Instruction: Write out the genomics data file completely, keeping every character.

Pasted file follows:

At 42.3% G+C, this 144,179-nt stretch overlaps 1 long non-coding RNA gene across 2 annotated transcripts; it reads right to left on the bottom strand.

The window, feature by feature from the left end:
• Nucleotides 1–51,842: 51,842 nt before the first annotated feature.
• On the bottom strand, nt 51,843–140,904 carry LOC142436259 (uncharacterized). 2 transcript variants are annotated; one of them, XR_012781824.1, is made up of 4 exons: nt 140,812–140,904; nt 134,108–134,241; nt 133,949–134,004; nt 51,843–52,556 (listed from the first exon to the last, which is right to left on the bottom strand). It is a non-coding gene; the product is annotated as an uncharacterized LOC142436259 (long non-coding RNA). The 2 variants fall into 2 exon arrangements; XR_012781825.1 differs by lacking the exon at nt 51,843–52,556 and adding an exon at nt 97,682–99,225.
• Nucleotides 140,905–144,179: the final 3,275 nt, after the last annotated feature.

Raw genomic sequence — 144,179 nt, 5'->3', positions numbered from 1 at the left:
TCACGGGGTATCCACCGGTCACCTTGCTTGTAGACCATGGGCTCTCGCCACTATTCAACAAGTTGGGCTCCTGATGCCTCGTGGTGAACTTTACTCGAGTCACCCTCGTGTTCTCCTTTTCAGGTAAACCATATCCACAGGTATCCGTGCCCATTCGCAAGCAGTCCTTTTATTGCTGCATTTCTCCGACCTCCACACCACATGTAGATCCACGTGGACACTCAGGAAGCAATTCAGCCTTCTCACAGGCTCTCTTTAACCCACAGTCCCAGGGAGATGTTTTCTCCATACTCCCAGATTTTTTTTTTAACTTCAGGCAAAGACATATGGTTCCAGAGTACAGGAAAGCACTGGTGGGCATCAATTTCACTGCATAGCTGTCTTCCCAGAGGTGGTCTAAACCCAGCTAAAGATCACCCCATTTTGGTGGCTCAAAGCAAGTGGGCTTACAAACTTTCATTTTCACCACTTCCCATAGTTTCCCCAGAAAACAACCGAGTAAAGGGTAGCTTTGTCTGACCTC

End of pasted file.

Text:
At 42.3% G+C, this 144,179-nt stretch overlaps 1 long non-coding RNA gene across 2 annotated transcripts; it reads right to left on the bottom strand.

The window, feature by feature from the left end:
• Nucleotides 1–51,842: 51,842 nt before the first annotated feature.
• On the bottom strand, nt 51,843–140,904 carry LOC142436259 (uncharacterized). 2 transcript variants are annotated; one of them, XR_012781824.1, is made up of 4 exons: nt 140,812–140,904; nt 134,108–134,241; nt 133,949–134,004; nt 51,843–52,556 (listed from the first exon to the last, which is right to left on the bottom strand). It is a non-coding gene; the product is annotated as an uncharacterized LOC142436259 (long non-coding RNA). The 2 variants fall into 2 exon arrangements; XR_012781825.1 differs by lacking the exon at nt 51,843–52,556 and adding an exon at nt 97,682–99,225.
• Nucleotides 140,905–144,179: the final 3,275 nt, after the last annotated feature.

Raw genomic sequence — 144,179 nt, 5'->3', positions numbered from 1 at the left:
TCACGGGGTATCCACCGGTCACCTTGCTTGTAGACCATGGGCTCTCGCCACTATTCAACAAGTTGGGCTCCTGATGCCTCGTGGTGAACTTTACTCGAGTCACCCTCGTGTTCTCCTTTTCAGGTAAACCATATCCACAGGTATCCGTGCCCATTCGCAAGCAGTCCTTTTATTGCTGCATTTCTCCGACCTCCACACCACATGTAGATCCACGTGGACACTCAGGAAGCAATTCAGCCTTCTCACAGGCTCTCTTTAACCCACAGTCCCAGGGAGATGTTTTCTCCATACTCCCAGATTTTTTTTTTAACTTCAGGCAAAGACATATGGTTCCAGAGTACAGGAAAGCACTGGTGGGCATCAATTTCACTGCATAGCTGTCTTCCCAGAGGTGGTCTAAACCCAGCTAAAGATCACCCCATTTTGGTGGCTCAAAGCAAGTGGGCTTACAAACTTTCATTTTCACCACTTCCCATAGTTTCCCCAGAAAACAACCGAGTAAAGGGTAGCTTTGTCTGACCTC